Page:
September 15th, 2010



When I lived in my first apartment in downtown Chicago it was on the 3rd floor of an old brownstone with no elevator. We had a stairwell in the front with 2 apartments off each landing and a rickety wooden contraption on the backside that opened off our kitchen and led down to the laundry room and storage rooms in the basement as well as up to the roof access. It doubled as a fire escape but the landing was too small to use as a balcony.

I lived there for a couple of years with various roommates: 2 friends from college and a couple of law students that were friends of theirs. At some point, we discovered that someone had broken into the basement storage rooms and stolen several things. I lost a suitcase, among other things, but nothing of real value and certainly nothing which I felt sentimental about. Still: it was MY stuff, in MY place and a drag.

I don't know how much more likely you are to get robbed in the city compared with the suburbs, in terms of break-ins. I suppose I could google it, but I'm not sure I really want to know the answer. In the space of the couple of years I lived in that apartment, in addition to the break-in in the basement, I also had my car stolen (later found by the lake shore with the driver's window busted in and glass covering the front seats; it had been taken for a joyride, run out of gas and abandoned) and stuff stolen OUT of my car.

THAT one upset and angered me, as the things that were stolen were of NO value whatsoever to anyone else: a set of sea-green linen placemats and napkins from my recently deceased grandmother's home and an oil painting of a tree in autumn leaf I had painted and gifted her with one Christmas. Granted it was a GOOD painting, but still. Worth stealing? Really? I was 12, I think, when I painted it.

Yesterday, Anders was out for a motorcycle ride after work with some of his colleagues and didn't get home until 7:30, long after we had finished dinner. It had been raining, so he hung up his motorcycle suit in the laundry room to dry. He and the kids watched TV for an hour or so while I worked on AWC stuff in the computer room and then I threw the kids in the bath, and we read a chapter of The Hunger Games and they were in bed by 9:30. I followed soon after around 10:30.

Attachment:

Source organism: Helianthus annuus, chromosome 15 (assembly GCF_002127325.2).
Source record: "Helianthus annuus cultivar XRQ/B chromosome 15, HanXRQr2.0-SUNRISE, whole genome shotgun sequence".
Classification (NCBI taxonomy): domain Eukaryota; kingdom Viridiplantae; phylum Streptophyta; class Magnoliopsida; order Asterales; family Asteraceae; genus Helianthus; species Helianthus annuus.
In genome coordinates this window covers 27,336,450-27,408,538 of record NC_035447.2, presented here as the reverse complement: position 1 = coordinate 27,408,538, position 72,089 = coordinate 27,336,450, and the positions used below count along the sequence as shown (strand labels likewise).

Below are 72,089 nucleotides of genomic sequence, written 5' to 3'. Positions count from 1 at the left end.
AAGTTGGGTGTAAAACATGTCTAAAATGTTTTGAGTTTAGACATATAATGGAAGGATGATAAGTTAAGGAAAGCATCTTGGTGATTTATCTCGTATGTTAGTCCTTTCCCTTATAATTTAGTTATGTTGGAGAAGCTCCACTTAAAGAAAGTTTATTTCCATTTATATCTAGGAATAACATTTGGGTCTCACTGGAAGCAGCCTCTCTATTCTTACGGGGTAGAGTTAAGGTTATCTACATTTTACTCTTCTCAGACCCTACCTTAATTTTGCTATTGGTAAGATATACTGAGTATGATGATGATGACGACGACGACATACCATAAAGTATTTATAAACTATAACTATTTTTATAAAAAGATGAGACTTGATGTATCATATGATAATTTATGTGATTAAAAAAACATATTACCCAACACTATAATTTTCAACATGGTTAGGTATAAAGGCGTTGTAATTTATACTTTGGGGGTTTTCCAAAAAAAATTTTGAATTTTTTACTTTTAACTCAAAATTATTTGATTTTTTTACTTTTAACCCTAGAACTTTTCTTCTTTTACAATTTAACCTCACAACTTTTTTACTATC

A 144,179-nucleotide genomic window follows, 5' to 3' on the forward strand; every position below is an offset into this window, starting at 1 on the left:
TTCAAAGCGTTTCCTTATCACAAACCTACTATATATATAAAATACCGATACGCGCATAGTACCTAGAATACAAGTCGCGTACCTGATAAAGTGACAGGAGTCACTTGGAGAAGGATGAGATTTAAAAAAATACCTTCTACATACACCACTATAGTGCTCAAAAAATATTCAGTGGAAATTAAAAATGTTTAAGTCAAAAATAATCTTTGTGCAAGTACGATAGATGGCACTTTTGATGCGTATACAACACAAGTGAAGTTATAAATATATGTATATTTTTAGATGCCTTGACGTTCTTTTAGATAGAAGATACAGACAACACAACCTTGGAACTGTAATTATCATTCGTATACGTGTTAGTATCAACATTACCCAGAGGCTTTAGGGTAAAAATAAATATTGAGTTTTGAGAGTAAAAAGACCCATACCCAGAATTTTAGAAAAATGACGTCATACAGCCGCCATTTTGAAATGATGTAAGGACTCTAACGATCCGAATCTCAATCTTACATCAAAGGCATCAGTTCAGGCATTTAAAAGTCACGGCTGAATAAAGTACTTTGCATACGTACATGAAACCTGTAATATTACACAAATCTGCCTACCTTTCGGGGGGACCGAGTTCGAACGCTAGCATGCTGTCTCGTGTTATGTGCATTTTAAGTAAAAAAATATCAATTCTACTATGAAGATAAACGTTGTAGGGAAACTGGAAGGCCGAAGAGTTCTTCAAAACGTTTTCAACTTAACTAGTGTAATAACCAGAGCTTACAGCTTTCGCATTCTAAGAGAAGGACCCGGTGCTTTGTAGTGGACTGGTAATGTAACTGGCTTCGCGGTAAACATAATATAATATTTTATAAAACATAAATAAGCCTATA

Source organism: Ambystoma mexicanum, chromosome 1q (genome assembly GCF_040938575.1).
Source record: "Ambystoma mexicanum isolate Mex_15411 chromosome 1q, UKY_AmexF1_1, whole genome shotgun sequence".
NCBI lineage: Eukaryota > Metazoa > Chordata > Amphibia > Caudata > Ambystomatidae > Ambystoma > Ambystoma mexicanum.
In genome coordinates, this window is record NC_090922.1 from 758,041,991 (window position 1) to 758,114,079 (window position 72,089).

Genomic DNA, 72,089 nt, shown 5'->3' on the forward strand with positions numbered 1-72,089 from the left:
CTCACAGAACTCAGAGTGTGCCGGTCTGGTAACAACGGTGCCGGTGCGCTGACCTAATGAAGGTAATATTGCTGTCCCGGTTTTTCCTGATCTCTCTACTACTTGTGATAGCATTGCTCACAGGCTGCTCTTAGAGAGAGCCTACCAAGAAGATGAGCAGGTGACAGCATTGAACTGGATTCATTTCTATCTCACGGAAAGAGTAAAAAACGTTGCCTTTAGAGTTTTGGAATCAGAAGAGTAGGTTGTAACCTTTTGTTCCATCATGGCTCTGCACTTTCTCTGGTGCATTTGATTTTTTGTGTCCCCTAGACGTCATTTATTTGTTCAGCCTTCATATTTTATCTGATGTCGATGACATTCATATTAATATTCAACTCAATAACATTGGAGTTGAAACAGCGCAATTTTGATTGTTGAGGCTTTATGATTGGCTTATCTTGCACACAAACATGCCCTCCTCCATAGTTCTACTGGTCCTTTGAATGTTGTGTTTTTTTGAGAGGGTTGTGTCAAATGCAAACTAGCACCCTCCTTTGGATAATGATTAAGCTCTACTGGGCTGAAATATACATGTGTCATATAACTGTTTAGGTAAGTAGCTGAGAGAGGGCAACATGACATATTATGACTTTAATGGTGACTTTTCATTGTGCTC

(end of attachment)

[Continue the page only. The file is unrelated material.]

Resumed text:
Anders got ready for bed around 11:30 and as is his habit, went around the house checking doors and windows and turning off the last of the lights, only when he got to the laundry room, he realized the door was slightly open and there was a very strong smell of stale cigarette smoke. And his motorcycle suit was no longer hanging where he had put it. He came and woke me up and asked me if I had moved it; hung it somewhere else, perhaps? "No," I replied groggily and then was wide awake when he said, "Someone's been in the house. It's gone and the door was open."

The side door wasn't locked; it rarely is when we're home...we've been 8 years in this house and 4.5 in the one before and there have rarely been any incidents at all in our village. So someone, trying doors and peering around the darkened side of the house to check on our positions, got lucky. We didn't hear a thing and we were only a room away.

We called the police who sent a car over right away and 2 very nice (and very LARGE) policemen took down our report and gave us advice on what to do next. His motorcycle keys were missing and his house keys. This morning we discovered Martin's school backpack and HIS house keys were missing as well. Because the house keys had been stolen, which are also the keys for the garage, neither one of us slept very well. Anders brought his race bike inside and we put chairs and wooden posts under the door handles, just to be on the safe side.

This morning, Anders called the insurance company and reported the break-in and it turns out we won't have much to pay even for the deductible, and arranged for a locksmith. I drove Martin and his classmate into town and dropped them off at school while he was on the phone, and then I came back and worked from home, since the locksmith wasn't going to get to our place until later in the day and we didn't want the house empty or Karin home alone in the afternoon. It's not so much that they took things, because the most important thing they took was our peace of mind.

The locksmith came around 4 and now all the locks have been replaced and we have a new lock-the-doors family policy in place and we're getting a new motion detector light tomorrow for the side door. And I think I'll go get one of the surveillance security cameras MY OWN COMPANY SELLS as well.

A Veritable Plethora of Belated Birthday Wishes to lady_findel, orangepoppy and e11en!

*Title from a quote by Elias Canetti

(Drop cap courtesy of Jessica Hische's Daily Drop Cap)